Digitalisation has changed virtually all aspects of business, but one thing remained the same – how you pitch is still a decisive factor in how well your ideas are perceived. Whether or not you win the next big account ultimately falls down to whether or not you know how to present your proposal.
They say presenting is a subtle craft, and there is a thin line between artistry and science. Both of them require talent, expertise, and skill, the same way impactful business presentations couldn’t do without a charismatic speaker. Luckily, technology can help you compensate for what you lack.
Here are eight ways how innovative solutions have changed the craft of business presenting…
Remember the time you actually chose not to include a computer into your pitch? During the pre-digital years, business presentations were written on paper, and delivered with the help of a microphone. Even with the advent of PowerPoint and other presentation makers, speakers were often reluctant to put their trust in technology, fearing that technical difficulties might ruin the message. But, modern-day solutions are growing more and more reliable every year. Technical difficulties are now significantly diminished with a streamlined setup – whatever device you use, you can rest assured that it is going to run fast and without any bugs. You can simply save the decks to a USB receiver, tuck it in a pocket flash drive of your presentation folder, and plug it into the computer before you start.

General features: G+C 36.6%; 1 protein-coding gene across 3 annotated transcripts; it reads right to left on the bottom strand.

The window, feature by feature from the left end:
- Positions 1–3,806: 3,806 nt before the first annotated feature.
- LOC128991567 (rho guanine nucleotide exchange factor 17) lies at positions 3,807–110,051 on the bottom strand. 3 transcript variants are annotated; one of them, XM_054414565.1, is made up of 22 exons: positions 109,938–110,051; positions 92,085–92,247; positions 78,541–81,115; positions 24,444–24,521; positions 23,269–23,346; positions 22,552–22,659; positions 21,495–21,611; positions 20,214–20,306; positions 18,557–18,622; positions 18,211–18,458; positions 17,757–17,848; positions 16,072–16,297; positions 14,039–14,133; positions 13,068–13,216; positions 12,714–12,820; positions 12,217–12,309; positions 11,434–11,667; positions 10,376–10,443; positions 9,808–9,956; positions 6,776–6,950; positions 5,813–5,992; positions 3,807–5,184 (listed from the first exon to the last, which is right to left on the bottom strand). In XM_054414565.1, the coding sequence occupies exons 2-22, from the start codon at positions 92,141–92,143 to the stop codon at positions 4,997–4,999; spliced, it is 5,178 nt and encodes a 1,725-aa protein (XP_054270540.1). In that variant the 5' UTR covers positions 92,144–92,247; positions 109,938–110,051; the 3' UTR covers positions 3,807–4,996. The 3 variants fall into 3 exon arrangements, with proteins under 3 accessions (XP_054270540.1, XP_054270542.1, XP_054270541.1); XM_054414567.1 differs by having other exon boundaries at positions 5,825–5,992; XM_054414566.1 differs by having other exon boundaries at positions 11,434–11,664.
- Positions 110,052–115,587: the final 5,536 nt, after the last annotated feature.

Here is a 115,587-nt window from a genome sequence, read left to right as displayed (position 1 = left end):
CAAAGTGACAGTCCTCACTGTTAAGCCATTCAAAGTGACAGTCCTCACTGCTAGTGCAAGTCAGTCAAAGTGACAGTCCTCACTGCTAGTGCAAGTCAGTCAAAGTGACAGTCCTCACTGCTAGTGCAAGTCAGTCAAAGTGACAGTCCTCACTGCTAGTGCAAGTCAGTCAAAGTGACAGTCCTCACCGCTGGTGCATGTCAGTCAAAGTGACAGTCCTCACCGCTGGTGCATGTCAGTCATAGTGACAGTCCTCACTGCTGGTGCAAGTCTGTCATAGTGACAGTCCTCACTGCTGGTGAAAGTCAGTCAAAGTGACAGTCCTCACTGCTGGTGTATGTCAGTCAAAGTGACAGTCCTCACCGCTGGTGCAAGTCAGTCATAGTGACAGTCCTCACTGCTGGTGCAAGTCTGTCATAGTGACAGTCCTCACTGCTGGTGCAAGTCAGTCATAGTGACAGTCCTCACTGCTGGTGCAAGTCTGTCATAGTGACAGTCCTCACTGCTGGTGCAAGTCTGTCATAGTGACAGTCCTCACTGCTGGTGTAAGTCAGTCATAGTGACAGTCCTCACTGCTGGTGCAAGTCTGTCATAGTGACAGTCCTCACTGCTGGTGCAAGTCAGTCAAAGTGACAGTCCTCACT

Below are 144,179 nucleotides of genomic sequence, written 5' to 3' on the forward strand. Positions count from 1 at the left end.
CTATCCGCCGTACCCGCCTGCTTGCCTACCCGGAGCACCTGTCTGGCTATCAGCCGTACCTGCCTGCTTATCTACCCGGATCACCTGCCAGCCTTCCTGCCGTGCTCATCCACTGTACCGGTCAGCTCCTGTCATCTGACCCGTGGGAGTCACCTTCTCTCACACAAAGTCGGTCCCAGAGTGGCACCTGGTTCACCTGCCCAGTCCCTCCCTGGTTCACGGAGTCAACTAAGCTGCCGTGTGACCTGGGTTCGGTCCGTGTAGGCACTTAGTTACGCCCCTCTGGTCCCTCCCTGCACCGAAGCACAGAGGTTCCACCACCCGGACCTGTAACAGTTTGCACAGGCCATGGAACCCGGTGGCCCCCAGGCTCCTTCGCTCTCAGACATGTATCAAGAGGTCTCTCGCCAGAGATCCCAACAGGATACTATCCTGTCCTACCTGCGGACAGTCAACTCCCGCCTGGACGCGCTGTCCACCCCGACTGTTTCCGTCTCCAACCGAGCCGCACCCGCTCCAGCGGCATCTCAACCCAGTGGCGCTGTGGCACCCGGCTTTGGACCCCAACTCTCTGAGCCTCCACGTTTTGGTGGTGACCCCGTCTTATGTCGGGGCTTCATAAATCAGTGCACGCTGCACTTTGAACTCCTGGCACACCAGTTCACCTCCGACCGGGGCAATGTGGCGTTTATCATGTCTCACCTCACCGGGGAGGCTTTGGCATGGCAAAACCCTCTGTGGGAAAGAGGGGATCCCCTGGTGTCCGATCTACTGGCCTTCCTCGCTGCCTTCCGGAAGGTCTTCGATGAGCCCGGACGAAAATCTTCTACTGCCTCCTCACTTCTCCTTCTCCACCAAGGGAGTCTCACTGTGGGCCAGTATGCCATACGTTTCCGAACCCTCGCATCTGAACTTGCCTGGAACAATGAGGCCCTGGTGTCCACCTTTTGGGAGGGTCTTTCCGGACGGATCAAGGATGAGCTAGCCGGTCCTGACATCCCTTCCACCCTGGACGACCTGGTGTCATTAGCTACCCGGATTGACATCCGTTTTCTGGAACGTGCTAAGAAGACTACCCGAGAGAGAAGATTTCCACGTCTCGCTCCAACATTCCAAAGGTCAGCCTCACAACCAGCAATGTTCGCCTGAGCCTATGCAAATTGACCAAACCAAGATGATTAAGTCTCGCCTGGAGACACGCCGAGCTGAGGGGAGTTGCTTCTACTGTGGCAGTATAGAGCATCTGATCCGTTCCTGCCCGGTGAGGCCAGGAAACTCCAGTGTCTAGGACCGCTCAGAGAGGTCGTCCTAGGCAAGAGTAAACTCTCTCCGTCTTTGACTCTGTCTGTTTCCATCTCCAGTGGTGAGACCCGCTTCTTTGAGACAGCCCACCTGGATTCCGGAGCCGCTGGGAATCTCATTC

The fierce pace of today’s business world is one of the main reasons behind our modern-day anxieties and panic attacks. They certainly don’t grow less intense with public speaking, which is exactly why reliable tech solutions and tools are so well-accepted by those who deliver business presentations. Since screen presents a focal point of a modern pitch, a speaker is now only an auditory presence that establishes the narrative and imparts additional information. When all eyes are on technology, you can finally relax and deliver the speech with authority and calm. It’s a much-needed confidence boost that sparks the audience’s attention while helping you leave a lasting impression at the same time. A “little” gadget called the Ultimate Presenter, courtesy of Kensington, comes with a handy remote with four customisable buttons. Presenters can use it to change slides, start and stop clips, and even rotate or tilt 3D object models. It’s only one example of how far the modern presentation technology has come, but it certainly makes our traditional laser pointers seem as obsolete as pagers and beepers.
From digital classrooms and eLearning modules to webinars and virtual conference rooms, live streaming has taken online communication channels by storm. It allows for both visual and textual content to be delivered across the world and received in real time, without any delays whatsoever. Video-conferencing technology has been used for the purposes of business presentations for quite some time now, and it’s only growing faster, better, and more intuitive. Presenters can make pitches from the comfort of their offices, and engage audiences that are scattered all around the globe. Newest additions to video-conferencing tools replace traditional laser pointers with virtual ones, for example. They appear on multiple screens at the same time as well, and help a presenter back up their audio pitch by pointing out important facts, stats, and graphs laid out on a presentation deck.